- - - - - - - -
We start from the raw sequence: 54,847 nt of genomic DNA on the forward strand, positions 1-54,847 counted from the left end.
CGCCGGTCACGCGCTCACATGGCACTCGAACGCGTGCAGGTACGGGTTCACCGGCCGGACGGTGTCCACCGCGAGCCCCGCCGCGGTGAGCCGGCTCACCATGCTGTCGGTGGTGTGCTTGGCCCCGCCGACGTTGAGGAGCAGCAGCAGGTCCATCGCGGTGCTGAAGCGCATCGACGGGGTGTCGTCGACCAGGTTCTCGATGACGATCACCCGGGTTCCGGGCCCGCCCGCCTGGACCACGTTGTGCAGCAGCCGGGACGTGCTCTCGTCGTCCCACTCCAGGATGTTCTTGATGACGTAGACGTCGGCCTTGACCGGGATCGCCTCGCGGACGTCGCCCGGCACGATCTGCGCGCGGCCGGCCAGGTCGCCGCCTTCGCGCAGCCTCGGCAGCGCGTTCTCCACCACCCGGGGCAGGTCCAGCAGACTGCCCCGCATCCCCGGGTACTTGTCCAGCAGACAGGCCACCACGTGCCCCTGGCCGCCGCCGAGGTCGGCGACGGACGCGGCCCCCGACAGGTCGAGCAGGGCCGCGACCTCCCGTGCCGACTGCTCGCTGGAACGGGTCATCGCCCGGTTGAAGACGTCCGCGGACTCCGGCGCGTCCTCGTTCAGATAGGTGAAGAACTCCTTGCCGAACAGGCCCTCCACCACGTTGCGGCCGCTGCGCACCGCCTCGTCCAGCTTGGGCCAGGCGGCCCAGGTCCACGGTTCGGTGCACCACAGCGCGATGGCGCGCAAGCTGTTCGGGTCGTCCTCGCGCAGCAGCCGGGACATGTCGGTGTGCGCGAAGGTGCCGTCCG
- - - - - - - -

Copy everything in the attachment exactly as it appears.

We start from the raw sequence: 54,847 nt of genomic DNA on the forward strand, positions 1-54,847 counted from the left end.
CGCCGGTCACGCGCTCACATGGCACTCGAACGCGTGCAGGTACGGGTTCACCGGCCGGACGGTGTCCACCGCGAGCCCCGCCGCGGTGAGCCGGCTCACCATGCTGTCGGTGGTGTGCTTGGCCCCGCCGACGTTGAGGAGCAGCAGCAGGTCCATCGCGGTGCTGAAGCGCATCGACGGGGTGTCGTCGACCAGGTTCTCGATGACGATCACCCGGGTTCCGGGCCCGCCCGCCTGGACCACGTTGTGCAGCAGCCGGGACGTGCTCTCGTCGTCCCACTCCAGGATGTTCTTGATGACGTAGACGTCGGCCTTGACCGGGATCGCCTCGCGGACGTCGCCCGGCACGATCTGCGCGCGGCCGGCCAGGTCGCCGCCTTCGCGCAGCCTCGGCAGCGCGTTCTCCACCACCCGGGGCAGGTCCAGCAGACTGCCCCGCATCCCCGGGTACTTGTCCAGCAGACAGGCCACCACGTGCCCCTGGCCGCCGCCGAGGTCGGCGACGGACGCGGCCCCCGACAGGTCGAGCAGGGCCGCGACCTCCCGTGCCGACTGCTCGCTGGAACGGGTCATCGCCCGGTTGAAGACGTCCGCGGACTCCGGCGCGTCCTCGTTCAGATAGGTGAAGAACTCCTTGCCGAACAGGCCCTCCACCACGTTGCGGCCGCTGCGCACCGCCTCGTCCAGCTTGGGCCAGGCGGCCCAGGTCCACGGTTCGGTGCACCACAGCGCGATGGCGCGCAAGCTGTTCGGGTCGTCCTCGCGCAGCAGCCGGGACATGTCGGTGTGCGCGAAGGTGCCGTCCG